Disney+’ has done so well bringing in subscribers in its first seven weeks that two analysts say their projections should be raised. But even with that strong start, the service will need to keep serving up lots more programming to keep audiences from moving on to the next outlet, the analysts warned.
Investor notes released the past two days from Bank of America and Rosenblatt Securities say Disney+ continues to significantly outperform initial expectations. That sent Disney stock up nearly 2.5 percent, to $148.20 per share, in the first day of trading in the new year.
Disney itself has only said how many subscribers it had enrolled by launch day, Nov. 11. That whopping 10 million subscriber figure, boosted by heavy marketing and a string of pre-launch bargains and bundles for early signup, surprised many. But the company has said it won’t release new subscriber numbers until its next quarterly earnings announcement, in February.
Other outlets have filled the gap, beginning with a report from Apptopia estimating that 22 million copies of the Disney+ mobile app had been downloaded in the first month after launch.
Analysts are doing their own surveys. Rosenblatt Securities raised subscriber estimates for Disney+ to 25 million through the end of Q1, 2020, based on surveys of video users that showed higher awareness and uptake than predicted. Analyst Bernie McTernan previously estimated Disney+ would attract 21 million subscribers through its first quarter-plus of operations.
Separately, a Bank of America analysis of 29 streaming services found that Disney+’s long-term growth projections – of between 60 million and 90 million subs by 2024 – appeared low.
Despite the strong early start, BofA’s note did sound reasons for caution. Converting early signups into long-term subscribers won’t be simple, particularly as subscribers exhaust the shows they care about most, and big-dollar competitors start marketing their alternatives.
Disney+’s bargains, bundles and Verizon subscriber giveaways undoubtedly helped, BofA noted, as did heavy promotion, and high-profile launch series, especially the breakout Star Wars series The Mandalorian.
But those launch series have now been fully released, and greedily consumed and dissected. Star Wars-loving subscribers who watched them all will need wade through older programming also on the service to find value in their subscriptions.
As far back as October of 2018, Disney CEO Bob Iger had acknowledged one of Disney+’s big challenges: maintaining a high “velocity” of releases of original content that will keep subscribers engaged. In the year and a half since, that challenge hasn’t abated, BofA analysts noted.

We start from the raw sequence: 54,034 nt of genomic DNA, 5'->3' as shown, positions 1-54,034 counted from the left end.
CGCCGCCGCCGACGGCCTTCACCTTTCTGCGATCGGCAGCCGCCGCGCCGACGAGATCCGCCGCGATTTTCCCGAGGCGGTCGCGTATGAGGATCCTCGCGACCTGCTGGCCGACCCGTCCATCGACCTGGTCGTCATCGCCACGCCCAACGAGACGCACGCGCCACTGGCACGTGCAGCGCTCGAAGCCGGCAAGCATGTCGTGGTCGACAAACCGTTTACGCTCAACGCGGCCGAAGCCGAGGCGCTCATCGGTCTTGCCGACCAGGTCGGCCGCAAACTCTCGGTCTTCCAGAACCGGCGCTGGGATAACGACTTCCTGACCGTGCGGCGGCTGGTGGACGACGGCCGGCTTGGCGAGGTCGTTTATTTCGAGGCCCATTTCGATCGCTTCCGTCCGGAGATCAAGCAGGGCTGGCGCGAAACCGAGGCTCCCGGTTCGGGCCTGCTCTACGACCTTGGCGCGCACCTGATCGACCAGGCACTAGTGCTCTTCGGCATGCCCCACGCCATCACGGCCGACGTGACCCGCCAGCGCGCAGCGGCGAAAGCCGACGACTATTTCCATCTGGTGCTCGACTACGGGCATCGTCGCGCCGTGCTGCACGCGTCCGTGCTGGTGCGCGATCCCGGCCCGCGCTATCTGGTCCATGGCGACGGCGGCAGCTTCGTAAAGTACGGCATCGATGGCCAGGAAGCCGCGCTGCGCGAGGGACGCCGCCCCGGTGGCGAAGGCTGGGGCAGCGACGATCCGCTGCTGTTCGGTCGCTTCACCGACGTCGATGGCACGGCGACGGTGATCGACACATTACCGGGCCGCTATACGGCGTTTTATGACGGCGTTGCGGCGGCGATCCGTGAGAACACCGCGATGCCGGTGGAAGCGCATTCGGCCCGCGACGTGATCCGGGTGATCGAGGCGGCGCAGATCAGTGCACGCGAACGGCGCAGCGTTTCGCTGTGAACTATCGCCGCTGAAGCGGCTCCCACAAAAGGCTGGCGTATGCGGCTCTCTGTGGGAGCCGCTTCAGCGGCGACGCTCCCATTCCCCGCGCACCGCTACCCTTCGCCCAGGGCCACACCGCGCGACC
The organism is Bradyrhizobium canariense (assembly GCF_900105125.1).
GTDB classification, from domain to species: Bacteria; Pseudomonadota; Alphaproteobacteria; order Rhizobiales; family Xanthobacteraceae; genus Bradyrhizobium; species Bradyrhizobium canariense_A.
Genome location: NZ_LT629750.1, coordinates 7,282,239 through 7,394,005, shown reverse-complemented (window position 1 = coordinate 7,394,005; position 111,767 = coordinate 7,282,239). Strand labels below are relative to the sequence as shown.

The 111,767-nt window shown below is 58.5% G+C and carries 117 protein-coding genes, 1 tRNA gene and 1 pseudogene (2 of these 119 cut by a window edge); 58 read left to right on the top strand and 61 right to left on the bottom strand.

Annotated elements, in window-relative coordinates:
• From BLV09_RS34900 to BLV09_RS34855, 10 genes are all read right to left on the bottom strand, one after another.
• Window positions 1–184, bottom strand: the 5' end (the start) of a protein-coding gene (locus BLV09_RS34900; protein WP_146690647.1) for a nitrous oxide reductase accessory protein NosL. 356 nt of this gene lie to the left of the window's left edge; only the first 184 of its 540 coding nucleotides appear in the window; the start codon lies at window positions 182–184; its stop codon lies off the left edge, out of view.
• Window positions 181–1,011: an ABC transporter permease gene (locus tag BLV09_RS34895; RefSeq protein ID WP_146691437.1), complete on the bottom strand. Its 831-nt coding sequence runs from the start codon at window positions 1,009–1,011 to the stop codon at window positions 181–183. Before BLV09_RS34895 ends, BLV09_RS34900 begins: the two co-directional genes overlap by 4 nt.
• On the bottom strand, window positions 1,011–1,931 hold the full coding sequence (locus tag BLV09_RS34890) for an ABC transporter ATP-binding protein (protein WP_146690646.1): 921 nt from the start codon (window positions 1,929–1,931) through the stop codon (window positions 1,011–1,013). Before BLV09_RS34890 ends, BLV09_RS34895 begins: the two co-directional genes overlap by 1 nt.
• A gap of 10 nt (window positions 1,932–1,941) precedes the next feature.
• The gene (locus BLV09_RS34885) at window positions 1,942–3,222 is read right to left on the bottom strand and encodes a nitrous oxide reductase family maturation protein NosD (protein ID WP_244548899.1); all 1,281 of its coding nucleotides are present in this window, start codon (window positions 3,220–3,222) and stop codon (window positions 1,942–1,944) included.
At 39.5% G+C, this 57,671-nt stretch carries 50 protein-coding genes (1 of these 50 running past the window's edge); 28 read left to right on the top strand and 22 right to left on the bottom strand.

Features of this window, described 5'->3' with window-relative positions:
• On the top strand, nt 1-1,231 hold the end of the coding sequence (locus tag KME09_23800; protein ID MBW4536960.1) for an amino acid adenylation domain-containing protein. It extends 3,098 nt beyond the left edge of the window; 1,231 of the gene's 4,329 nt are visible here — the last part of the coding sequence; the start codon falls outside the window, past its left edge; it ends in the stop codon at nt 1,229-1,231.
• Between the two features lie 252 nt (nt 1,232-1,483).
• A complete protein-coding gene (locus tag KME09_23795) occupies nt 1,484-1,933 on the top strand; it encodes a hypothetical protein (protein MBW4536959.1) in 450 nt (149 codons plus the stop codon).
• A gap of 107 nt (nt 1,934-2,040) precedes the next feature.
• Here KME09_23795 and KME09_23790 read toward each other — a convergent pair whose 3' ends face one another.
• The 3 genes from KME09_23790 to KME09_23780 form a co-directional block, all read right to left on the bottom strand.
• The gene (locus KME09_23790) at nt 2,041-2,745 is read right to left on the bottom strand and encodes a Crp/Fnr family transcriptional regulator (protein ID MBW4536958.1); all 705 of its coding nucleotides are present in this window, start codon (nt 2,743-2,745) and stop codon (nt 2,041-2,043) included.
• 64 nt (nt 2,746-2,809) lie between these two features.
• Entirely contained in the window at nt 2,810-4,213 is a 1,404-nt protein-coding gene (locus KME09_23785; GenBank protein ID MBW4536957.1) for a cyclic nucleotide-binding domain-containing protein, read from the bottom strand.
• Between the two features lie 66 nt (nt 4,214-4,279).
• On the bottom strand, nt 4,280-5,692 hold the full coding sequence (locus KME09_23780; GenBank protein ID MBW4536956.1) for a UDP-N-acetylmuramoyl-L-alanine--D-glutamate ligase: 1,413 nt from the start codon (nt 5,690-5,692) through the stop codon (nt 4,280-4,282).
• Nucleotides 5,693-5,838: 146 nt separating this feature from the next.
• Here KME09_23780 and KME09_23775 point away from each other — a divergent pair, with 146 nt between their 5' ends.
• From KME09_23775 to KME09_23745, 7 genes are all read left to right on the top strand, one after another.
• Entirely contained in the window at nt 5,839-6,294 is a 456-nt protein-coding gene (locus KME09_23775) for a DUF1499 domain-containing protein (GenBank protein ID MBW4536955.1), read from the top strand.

“While anecdotal evidence of elevated library consumption on the service is encouraging (both for DIS and the syndication market at large), we cont. to believe more original content will be needed to drive subscriber acq. and retention efforts,” BofA analysts wrote.
Already, stories are popping up online with topics like, “Now that you’re done watching The Mandalorian, consider switching to DC Universe for a while.”
Disney+ fans have access to all the Star Wars movies and existing series, a list that soon will include the just-released blockbuster The Rise of Skywalker. But their Star Wars jones won’t be slaked soon with much new content from that galaxy far, far away, other than through a new season of animated series The Clone Wars. Season 2 of The Mandalorian won’t return until late in the year.
Disney+ clearly is moving to deal with the potential programming lull. This week it also said it is moving up from spring of 2021 to sometime this year the new series WandaVision, built on Elizabeth Olsen’s Wanda Maximoff/Scarlet Witch character. That should help keep Marvel fans, at least, a little more happy.
The company also rolled out a splashy video on New Year’s Day showing “What’s Coming to Disney+ in 2020.” The 61-second video featured about 25 projects, including Season 2 of The Mandalorian, the rebooted Lizzie McQuire, Marvel series The Falcon and The Winter Soldier, several family-oriented series and animated shorts, and previously released features such as 2019’s The Lion King and Toy Story 4, a good bet to win this year’s best animated feature Oscar.
We’ll soon see how important that ongoing content will be. Friends just left its long-time streaming home at Netflix, where its 236 episodes were one of the most-watched blocks of content. Netflix paid $100 million for one year of Friends in 2019.
To fill that and other holes, Netflix has ramped up acquisitions of overseas content, in part to expand viewer options in the United States with “originals” that don’t hail from Hollywood. The international strategy also helps feed its overseas audiences, who have been Netflix’s main driver of growth the past few years.
Friends won’t be available on any streaming service until May, when it helps launch AT&T’s competing HBO Max service. HBO Max is paying $425 million over five years for the Friends rights. Whether endless Friends will be a major attraction for TV audiences by spring, when they’ll have numerous services to choose from, will be a crucial question in HBO Max’s success.